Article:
viernes, 23 de noviembre de 2007

Getting ready for Winter.

Hello again! This time I want to share with you a small project that took less than 3 hours to knit and helped me put my mind a bit away from the other knitting projects I am currently working on. I do not consider myself to be a fast knitter, but I am also not that slow. It depends on the project, still, this one was so much fun to knit!
It is from Vogue Knitting Holiday '06 issue and it has already setup my mind for the coming winter season. Gosh! I wish there would be snow in Mexico City.

On other more delectable things I finally learned why we name peanuts in a particular way in Mexico. We call them "cacahuates" and more than once people abroad would find it funny that they were called that way as, for example in italian they are called "arrichidi" and in french "arriquides". Spanish being also a latin language I never understood why we would call them with such a particular name, but now I know. It is because of the aztecs and this fact made me smile. The aztecs language, the "mexica", was very interesting. All words were composed of particular roots with a unique meaning. In the case of peanuts the aztecs would call them "tlalcacahuatl", tlalli meaning "earth" and cacahuatl meaning "cacao bean", resulting in "cacao bean from the earth". Nowadays we just call them cacahuates!

Rita, this one is for you,

Chocolate Glaze
(from Margaret Fulton´s "Encyclopedia of Food & Cookery")

Melt together 60 g/2 oz (4 tbsp) butter and 60 g/ 2 oz (1/3 cup) dark chocolate in a bowl over a pan of hot water. Gradually beat in 2 tbsp boiling water, 140 g/ 4 1/4 oz (1 cup) icing (confectioners) sugar, sifted, a pinch of salt and 1/4 tsp vanilla essence (extract). Use as a glaze over chocolate cake.

martes, 13 de noviembre de 2007

Late Autumn.

Chocolate. One of Mexico's gifts to the world used during precolonial times as both currency (cacao beans) and as and exotic beverage enjoyed only by the aztec emperors. Today Mexico produces a very characteristic type of chocolate, the most famous coming from the state of Oaxaca. It is the result of mixing together cacao beans with almonds and cinnamon. This type of chocolate is used for hot chocolate drinks traditionally prepared with boiling water (not milk), and for different mexican recipes, like for example our famous "Mole Poblano" where chocolate is mixed with hot chiles to make an interesting sauce for meats and rice.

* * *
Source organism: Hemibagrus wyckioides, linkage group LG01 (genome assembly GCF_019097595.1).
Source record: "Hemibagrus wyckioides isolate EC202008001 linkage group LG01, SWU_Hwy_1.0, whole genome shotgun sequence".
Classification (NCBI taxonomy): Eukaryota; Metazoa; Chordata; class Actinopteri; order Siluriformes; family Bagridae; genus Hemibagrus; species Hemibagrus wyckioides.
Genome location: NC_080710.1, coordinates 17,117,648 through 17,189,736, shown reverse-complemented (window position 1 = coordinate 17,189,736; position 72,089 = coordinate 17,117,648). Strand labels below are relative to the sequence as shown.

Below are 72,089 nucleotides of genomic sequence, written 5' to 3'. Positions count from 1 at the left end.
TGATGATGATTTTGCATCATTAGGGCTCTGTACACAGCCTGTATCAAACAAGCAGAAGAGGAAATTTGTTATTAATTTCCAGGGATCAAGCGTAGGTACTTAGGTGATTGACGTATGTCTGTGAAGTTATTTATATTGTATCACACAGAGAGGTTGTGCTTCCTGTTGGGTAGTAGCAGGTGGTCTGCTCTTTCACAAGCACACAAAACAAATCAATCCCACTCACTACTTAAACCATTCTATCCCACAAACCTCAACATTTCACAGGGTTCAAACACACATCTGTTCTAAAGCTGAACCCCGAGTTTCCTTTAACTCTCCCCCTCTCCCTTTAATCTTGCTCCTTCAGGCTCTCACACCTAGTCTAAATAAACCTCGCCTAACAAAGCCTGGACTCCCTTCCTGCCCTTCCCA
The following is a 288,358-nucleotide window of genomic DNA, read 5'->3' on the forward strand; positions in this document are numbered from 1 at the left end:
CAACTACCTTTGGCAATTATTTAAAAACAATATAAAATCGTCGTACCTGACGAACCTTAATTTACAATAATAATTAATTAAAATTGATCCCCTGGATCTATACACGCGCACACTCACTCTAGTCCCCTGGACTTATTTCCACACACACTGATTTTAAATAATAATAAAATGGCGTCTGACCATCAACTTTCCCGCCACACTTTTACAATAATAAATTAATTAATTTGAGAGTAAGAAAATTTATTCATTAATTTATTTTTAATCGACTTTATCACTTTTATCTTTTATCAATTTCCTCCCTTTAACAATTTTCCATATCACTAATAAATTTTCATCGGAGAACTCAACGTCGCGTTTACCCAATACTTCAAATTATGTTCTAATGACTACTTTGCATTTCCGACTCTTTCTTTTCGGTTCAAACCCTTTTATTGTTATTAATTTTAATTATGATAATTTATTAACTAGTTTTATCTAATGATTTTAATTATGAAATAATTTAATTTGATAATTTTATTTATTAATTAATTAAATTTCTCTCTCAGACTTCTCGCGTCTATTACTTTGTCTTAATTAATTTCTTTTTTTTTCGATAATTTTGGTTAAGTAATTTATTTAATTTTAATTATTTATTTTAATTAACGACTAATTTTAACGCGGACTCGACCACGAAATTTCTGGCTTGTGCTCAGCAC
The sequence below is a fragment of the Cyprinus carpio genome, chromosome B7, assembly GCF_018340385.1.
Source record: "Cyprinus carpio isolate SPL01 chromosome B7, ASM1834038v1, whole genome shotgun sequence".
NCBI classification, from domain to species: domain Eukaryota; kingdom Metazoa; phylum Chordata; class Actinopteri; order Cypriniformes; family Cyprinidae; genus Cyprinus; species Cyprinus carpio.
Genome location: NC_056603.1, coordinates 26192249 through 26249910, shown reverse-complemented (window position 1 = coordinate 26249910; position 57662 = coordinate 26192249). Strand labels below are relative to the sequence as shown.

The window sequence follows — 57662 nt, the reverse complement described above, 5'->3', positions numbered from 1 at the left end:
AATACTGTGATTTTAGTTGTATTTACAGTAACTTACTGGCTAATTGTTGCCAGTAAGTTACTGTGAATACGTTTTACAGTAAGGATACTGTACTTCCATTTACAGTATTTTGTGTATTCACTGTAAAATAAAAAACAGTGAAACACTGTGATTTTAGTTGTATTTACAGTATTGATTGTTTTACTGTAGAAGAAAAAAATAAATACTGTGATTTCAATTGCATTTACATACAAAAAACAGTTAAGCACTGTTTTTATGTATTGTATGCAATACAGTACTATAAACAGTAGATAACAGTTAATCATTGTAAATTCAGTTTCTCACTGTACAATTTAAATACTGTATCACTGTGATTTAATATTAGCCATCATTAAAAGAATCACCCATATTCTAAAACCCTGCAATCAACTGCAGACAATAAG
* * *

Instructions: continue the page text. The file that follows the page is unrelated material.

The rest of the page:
I have to recognize that although I love chocolate in Mexico, it is in Europe where I have tasted the most exquisite chocolate. Italy, Belgium, France, Switzerland....european chocolatiers transformed the mexican cacao beans in one of the most loved delicacies in the world. Who can escape a piece of chocolate cake? not me! I baked this cake for my mom's birthday and tried a new recipe for the glaze. A mix between dark chocolate, butter and flour that resulted in an easy to spread glaze that would keep its shape. Excellent! if anyone is interested feel free to ask me for the recipe.

Now writing about chocolate I decided to name one of my current knitting projects "Praline'". It is a V-neck dress pattern from Vogue Knitting Holiday '06 (pattern # 33), and I am almost done with the back!

Aside from chocolate I have also been enjoying the most wonderful autumn weather in Mexico. It has been a rediscovery as I have spent the two last autumns out of my homeland. We are now at 25oC and the sun shines everyday. Flowers are blooming in the garden like these ones called "Orejas de Elefante" (Elephant Ears) that remind me of the color of another of the knitting projects I am working on... is a pattern from Interweave Knits Spring '07 that is giving me the chance to knit my first sweater from the neck down. It is a cable down raglan by Stefanie Japel that I hope to finish before Christmas!
Last but not least here is a picture of the top I talked about previously. I have already added small sleeves and I wish to finish it anytime soon, as it should no longer be just decorating my room!